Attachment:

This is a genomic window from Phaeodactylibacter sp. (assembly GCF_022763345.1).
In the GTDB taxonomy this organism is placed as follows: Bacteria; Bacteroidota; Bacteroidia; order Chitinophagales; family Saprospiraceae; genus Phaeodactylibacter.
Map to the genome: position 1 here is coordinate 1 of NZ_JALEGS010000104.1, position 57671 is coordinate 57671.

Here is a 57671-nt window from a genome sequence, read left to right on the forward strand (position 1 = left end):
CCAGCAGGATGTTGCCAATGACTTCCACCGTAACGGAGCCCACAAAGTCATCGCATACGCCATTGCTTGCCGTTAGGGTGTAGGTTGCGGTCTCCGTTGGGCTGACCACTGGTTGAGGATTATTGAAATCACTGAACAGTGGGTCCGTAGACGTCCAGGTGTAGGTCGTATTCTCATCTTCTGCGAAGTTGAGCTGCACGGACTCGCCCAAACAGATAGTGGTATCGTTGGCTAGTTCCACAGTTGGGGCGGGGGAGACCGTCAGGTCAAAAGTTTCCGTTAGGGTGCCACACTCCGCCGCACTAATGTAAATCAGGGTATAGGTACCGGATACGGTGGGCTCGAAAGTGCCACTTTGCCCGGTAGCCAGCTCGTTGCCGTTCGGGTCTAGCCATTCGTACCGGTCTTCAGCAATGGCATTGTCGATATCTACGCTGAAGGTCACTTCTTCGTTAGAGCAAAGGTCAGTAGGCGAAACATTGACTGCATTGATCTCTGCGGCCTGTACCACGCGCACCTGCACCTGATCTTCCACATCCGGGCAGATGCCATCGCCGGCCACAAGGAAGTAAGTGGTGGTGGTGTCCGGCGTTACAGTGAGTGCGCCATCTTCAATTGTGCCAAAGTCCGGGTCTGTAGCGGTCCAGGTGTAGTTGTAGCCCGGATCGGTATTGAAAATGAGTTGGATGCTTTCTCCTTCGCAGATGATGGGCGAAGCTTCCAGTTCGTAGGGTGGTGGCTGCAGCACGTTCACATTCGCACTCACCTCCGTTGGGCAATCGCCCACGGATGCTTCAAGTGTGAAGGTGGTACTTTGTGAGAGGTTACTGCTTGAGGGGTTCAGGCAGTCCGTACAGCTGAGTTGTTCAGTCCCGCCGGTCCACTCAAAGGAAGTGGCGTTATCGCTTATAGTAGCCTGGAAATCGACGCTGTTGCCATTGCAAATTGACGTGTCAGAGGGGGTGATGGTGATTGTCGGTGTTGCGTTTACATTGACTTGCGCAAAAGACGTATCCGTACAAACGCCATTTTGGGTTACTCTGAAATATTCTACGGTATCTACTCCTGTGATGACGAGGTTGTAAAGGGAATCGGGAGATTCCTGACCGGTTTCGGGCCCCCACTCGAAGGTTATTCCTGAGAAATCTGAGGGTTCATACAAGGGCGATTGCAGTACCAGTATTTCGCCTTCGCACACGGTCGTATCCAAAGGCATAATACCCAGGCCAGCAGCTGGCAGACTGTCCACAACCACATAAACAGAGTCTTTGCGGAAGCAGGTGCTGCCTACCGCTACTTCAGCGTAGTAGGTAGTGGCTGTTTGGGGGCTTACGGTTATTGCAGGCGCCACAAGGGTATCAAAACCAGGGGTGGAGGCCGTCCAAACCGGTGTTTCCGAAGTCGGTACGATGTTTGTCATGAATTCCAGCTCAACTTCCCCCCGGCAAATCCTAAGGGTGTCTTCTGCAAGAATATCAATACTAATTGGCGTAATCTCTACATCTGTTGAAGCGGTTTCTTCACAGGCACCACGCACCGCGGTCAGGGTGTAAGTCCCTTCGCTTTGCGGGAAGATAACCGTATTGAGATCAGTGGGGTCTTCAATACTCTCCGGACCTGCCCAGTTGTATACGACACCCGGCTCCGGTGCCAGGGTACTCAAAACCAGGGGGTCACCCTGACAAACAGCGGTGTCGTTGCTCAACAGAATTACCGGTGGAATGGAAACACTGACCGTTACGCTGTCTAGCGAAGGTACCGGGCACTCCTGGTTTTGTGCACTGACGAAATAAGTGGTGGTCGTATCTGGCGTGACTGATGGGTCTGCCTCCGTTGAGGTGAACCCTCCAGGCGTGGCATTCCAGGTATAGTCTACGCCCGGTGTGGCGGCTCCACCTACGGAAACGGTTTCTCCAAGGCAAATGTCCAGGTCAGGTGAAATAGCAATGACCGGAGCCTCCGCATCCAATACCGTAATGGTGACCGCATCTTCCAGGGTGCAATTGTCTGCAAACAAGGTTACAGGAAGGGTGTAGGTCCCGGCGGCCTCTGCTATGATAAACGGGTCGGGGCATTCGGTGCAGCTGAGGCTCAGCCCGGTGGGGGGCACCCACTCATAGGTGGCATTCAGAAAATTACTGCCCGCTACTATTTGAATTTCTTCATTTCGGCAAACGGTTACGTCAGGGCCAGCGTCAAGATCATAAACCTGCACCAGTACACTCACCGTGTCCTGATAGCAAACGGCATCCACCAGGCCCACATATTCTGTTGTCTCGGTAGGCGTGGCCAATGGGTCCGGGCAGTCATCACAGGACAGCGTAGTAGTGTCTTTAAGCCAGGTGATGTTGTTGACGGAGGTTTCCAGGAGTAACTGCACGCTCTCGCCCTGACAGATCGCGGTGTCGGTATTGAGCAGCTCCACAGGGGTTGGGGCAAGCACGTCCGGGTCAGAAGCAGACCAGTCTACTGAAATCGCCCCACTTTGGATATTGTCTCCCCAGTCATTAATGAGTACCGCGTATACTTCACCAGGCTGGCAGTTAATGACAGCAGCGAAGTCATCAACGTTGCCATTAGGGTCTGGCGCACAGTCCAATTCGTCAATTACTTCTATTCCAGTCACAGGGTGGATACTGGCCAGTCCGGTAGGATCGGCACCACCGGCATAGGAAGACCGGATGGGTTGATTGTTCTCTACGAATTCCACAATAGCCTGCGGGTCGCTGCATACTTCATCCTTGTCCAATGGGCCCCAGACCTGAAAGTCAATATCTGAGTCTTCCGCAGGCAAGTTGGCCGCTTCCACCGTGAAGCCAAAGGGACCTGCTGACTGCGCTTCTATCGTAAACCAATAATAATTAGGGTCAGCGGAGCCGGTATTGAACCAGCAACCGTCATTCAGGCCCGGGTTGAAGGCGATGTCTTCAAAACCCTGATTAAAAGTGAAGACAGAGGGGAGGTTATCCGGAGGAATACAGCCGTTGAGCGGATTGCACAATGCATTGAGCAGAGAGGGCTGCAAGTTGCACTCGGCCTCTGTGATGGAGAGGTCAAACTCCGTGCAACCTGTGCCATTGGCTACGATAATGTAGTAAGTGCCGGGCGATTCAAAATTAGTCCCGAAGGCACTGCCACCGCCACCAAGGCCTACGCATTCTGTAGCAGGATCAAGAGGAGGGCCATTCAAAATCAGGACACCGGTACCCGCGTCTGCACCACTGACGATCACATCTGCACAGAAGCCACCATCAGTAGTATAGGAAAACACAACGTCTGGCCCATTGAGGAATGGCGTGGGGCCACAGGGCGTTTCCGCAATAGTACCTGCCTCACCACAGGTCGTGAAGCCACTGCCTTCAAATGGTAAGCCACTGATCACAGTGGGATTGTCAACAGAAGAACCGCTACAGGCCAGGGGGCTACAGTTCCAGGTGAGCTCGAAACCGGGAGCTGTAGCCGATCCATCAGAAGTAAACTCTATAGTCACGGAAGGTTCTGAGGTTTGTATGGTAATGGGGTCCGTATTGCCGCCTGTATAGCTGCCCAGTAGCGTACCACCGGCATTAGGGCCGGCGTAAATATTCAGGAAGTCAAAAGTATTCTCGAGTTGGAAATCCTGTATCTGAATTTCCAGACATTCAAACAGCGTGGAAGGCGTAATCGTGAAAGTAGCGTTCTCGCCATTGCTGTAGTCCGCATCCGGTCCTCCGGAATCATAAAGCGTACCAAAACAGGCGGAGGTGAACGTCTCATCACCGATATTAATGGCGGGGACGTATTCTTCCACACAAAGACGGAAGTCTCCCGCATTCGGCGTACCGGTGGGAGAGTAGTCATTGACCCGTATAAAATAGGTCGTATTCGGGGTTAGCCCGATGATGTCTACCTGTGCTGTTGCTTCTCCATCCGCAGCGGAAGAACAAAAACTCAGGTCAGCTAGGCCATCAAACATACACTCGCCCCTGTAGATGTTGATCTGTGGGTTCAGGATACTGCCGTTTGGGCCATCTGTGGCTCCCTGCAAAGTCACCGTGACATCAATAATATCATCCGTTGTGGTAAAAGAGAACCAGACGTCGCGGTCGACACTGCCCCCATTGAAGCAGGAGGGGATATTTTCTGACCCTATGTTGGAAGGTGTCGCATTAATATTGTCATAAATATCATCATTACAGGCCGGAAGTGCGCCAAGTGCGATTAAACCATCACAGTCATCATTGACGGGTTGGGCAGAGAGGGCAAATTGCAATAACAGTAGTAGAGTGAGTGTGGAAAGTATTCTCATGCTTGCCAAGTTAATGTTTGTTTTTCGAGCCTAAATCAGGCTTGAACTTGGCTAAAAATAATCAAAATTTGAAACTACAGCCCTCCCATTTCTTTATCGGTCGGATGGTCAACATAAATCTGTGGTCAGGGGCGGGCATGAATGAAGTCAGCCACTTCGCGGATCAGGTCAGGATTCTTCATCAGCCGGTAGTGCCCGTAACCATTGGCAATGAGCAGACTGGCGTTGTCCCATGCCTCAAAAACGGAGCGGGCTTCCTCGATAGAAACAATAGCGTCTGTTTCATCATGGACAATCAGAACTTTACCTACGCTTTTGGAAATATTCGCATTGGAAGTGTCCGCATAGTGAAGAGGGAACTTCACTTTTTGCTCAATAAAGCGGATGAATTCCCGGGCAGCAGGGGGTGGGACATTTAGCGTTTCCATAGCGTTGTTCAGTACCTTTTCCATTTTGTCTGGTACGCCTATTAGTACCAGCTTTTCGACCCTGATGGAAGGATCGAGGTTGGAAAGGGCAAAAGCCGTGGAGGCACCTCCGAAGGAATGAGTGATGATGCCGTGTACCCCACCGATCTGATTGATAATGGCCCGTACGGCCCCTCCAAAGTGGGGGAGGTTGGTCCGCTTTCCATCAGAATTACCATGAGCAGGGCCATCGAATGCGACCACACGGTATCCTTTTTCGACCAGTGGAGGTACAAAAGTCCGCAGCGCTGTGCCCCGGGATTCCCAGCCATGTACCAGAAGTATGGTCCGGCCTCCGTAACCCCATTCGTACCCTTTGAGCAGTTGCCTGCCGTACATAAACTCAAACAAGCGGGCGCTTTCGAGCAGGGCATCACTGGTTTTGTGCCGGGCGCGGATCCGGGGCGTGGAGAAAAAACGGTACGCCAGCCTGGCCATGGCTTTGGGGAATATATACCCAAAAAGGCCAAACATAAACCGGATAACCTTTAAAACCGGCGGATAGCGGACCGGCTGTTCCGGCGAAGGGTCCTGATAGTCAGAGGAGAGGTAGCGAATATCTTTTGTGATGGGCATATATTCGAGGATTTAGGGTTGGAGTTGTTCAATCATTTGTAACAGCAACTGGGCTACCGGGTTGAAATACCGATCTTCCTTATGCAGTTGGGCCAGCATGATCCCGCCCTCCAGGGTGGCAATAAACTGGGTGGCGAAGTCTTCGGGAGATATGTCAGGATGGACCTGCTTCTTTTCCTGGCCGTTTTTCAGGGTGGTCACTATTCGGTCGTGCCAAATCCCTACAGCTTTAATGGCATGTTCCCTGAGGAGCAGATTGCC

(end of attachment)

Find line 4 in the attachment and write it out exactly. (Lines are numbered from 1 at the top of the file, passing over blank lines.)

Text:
Here is a 57671-nt window from a genome sequence, read left to right on the forward strand (position 1 = left end):